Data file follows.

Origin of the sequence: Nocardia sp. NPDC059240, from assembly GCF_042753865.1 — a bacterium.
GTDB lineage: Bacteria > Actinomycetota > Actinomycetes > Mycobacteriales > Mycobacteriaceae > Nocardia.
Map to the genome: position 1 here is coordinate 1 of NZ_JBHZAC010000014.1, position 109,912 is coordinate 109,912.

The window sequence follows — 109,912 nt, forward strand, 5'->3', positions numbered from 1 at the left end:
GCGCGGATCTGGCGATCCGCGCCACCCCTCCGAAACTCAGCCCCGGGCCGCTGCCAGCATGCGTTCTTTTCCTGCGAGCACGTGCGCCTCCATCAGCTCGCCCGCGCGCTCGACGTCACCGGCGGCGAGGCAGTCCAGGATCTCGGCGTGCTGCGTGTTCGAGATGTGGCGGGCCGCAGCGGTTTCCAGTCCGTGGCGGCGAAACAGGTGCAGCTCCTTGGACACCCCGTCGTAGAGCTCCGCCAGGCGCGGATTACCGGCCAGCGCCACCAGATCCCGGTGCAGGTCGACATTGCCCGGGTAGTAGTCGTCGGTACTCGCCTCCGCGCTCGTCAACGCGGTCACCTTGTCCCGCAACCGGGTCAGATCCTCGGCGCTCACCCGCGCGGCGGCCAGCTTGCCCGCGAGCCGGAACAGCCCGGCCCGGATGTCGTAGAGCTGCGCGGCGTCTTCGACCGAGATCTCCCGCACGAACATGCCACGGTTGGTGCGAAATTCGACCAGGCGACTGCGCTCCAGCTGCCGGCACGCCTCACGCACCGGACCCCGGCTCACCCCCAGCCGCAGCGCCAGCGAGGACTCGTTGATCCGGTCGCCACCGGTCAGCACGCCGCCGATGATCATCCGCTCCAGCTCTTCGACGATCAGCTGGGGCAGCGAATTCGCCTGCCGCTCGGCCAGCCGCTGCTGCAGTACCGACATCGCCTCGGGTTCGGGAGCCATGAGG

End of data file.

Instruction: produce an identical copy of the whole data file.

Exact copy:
Origin of the sequence: Nocardia sp. NPDC059240, from assembly GCF_042753865.1 — a bacterium.
GTDB lineage: Bacteria > Actinomycetota > Actinomycetes > Mycobacteriales > Mycobacteriaceae > Nocardia.
Map to the genome: position 1 here is coordinate 1 of NZ_JBHZAC010000014.1, position 109,912 is coordinate 109,912.

The window sequence follows — 109,912 nt, forward strand, 5'->3', positions numbered from 1 at the left end:
GCGCGGATCTGGCGATCCGCGCCACCCCTCCGAAACTCAGCCCCGGGCCGCTGCCAGCATGCGTTCTTTTCCTGCGAGCACGTGCGCCTCCATCAGCTCGCCCGCGCGCTCGACGTCACCGGCGGCGAGGCAGTCCAGGATCTCGGCGTGCTGCGTGTTCGAGATGTGGCGGGCCGCAGCGGTTTCCAGTCCGTGGCGGCGAAACAGGTGCAGCTCCTTGGACACCCCGTCGTAGAGCTCCGCCAGGCGCGGATTACCGGCCAGCGCCACCAGATCCCGGTGCAGGTCGACATTGCCCGGGTAGTAGTCGTCGGTACTCGCCTCCGCGCTCGTCAACGCGGTCACCTTGTCCCGCAACCGGGTCAGATCCTCGGCGCTCACCCGCGCGGCGGCCAGCTTGCCCGCGAGCCGGAACAGCCCGGCCCGGATGTCGTAGAGCTGCGCGGCGTCTTCGACCGAGATCTCCCGCACGAACATGCCACGGTTGGTGCGAAATTCGACCAGGCGACTGCGCTCCAGCTGCCGGCACGCCTCACGCACCGGACCCCGGCTCACCCCCAGCCGCAGCGCCAGCGAGGACTCGTTGATCCGGTCGCCACCGGTCAGCACGCCGCCGATGATCATCCGCTCCAGCTCTTCGACGATCAGCTGGGGCAGCGAATTCGCCTGCCGCTCGGCCAGCCGCTGCTGCAGTACCGACATCGCCTCGGGTTCGGGAGCCATGAGG